Harry Styles ‘Fine Line’ – Review

27 Dec

Harry Styles appears to be on his own idiosyncratic trajectory, prompted by imagination, curiosity and a surprisingly deep knowledge of the cannon. If his debut ‘Harry Styles’ was a little too indebted to the classics to truly carve a mark, then ‘Fine Line’ finds a more satisfying way of forging its own path while slotting in to a familiar linage.

It begins with ‘Golden’, a springy, mid-tempo opener very much indebted to peak Fleetwood Mac. It sets the precedent. Mysterious sounds and expensive, psychedelic effects are used to invoke the 1960s without transporting you directly back in time. This is essentially a modern sounding pop album that uses the signifiers of the mid 20th Century.

‘Lights Up’ is an understated lead single that works effectively to bridge the gap between the bouncy opening numbers and the more somber middle stretch. It is though, decidedly, not your typical hit song. Neither are other singles ‘Watermelon Sugar’ or ‘Adore You’, though they try harder to be, by finding the middle ground between Tame Impala and Justin Timberlake. At these moments, when you suspect it really matters for the people upstairs at Columbia, Styles can’t help but reveal fundamental limitations in his songwriting ability. He is still a young man in the early stages of his career. His musical and lyrical capabilities are simple, his creative impulses, and particularly his melodic inclinations, are often rote or badly judged.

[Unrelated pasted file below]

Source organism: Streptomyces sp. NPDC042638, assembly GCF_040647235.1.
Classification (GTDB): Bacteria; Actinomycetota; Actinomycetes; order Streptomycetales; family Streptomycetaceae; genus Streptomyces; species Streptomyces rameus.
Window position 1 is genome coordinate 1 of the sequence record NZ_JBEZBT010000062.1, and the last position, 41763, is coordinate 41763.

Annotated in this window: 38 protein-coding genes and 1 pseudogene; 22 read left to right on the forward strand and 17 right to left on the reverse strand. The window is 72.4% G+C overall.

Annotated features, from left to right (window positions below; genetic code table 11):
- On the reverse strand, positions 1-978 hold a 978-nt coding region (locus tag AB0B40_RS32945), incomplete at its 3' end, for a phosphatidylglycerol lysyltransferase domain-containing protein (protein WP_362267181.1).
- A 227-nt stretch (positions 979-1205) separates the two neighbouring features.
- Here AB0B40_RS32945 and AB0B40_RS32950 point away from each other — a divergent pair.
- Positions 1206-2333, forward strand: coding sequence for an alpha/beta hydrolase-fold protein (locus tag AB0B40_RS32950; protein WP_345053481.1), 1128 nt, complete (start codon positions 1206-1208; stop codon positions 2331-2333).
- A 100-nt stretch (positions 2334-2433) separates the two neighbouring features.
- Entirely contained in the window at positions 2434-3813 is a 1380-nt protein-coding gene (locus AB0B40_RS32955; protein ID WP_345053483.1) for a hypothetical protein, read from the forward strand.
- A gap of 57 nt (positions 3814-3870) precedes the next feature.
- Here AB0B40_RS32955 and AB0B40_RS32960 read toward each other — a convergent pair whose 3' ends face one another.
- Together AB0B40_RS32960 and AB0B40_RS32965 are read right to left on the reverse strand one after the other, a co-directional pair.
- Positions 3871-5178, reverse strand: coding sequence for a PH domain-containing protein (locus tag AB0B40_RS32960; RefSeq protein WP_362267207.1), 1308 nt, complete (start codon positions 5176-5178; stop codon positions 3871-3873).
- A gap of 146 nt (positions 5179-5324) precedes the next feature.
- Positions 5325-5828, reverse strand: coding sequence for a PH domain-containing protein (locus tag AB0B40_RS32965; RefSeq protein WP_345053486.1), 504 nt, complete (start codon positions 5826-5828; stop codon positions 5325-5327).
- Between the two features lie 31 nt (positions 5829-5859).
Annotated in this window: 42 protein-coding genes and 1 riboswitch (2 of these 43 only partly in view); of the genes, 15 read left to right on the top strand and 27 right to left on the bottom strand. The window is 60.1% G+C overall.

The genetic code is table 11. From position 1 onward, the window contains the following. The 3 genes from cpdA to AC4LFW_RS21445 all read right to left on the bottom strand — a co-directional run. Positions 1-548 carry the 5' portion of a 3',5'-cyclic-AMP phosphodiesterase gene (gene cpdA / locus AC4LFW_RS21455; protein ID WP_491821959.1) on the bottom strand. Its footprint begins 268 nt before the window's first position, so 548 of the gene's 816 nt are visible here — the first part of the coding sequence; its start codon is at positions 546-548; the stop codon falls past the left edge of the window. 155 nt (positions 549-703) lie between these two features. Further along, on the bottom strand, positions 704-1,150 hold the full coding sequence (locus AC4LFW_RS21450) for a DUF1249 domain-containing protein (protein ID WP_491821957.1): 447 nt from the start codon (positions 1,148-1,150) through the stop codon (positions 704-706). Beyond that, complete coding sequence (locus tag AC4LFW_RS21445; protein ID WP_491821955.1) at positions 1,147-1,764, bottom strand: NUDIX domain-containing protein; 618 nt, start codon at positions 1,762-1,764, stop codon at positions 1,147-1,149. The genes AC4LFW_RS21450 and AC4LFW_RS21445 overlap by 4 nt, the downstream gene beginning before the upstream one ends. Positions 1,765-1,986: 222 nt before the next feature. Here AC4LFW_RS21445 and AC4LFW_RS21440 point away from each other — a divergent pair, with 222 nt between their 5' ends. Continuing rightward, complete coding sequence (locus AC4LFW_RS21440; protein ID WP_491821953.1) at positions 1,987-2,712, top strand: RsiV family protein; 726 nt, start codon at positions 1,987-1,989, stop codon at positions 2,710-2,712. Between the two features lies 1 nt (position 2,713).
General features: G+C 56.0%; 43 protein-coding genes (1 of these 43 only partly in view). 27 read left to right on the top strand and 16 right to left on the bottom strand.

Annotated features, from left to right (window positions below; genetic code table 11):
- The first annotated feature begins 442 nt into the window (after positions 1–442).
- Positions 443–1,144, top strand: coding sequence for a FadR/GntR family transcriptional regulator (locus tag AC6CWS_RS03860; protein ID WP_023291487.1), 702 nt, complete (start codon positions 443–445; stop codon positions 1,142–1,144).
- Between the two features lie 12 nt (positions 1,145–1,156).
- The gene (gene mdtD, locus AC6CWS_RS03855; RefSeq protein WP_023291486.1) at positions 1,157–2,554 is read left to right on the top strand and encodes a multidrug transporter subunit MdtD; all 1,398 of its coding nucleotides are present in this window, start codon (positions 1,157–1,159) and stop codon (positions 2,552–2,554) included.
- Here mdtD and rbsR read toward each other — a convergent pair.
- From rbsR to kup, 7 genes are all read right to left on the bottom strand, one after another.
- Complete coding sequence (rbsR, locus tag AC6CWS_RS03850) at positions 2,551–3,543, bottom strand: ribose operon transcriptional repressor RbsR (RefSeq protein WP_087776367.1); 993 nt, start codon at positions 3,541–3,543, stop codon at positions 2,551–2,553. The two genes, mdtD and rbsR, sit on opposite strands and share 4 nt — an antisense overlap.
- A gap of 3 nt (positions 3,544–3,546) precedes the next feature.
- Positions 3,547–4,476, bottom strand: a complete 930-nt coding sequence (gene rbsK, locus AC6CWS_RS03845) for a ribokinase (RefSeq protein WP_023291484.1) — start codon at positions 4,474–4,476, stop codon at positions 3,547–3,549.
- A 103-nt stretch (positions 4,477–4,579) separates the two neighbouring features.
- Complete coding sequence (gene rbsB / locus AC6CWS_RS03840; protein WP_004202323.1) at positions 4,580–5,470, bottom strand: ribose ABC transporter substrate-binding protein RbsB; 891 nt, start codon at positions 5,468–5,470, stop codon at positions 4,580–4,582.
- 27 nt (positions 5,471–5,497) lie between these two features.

But at the centre of all that is good about ‘Fine Line’ is Styles himself, as charismatic and charming as ever, full of personality even when delivering lines that read as banal or trite on paper. Even in the album’s weaker moments he manages to salvage something memorable. Whatever he does here, he does with impeccable style and grace. ‘Fine Line’ is a relatively ambitious album where he has taken clear risks, exposed genuine vulnerabilities and avoided low hanging fruit. This moody album of moonlit soft-rock sends him down a more interesting path than you might have expected. Let’s see where it takes him.



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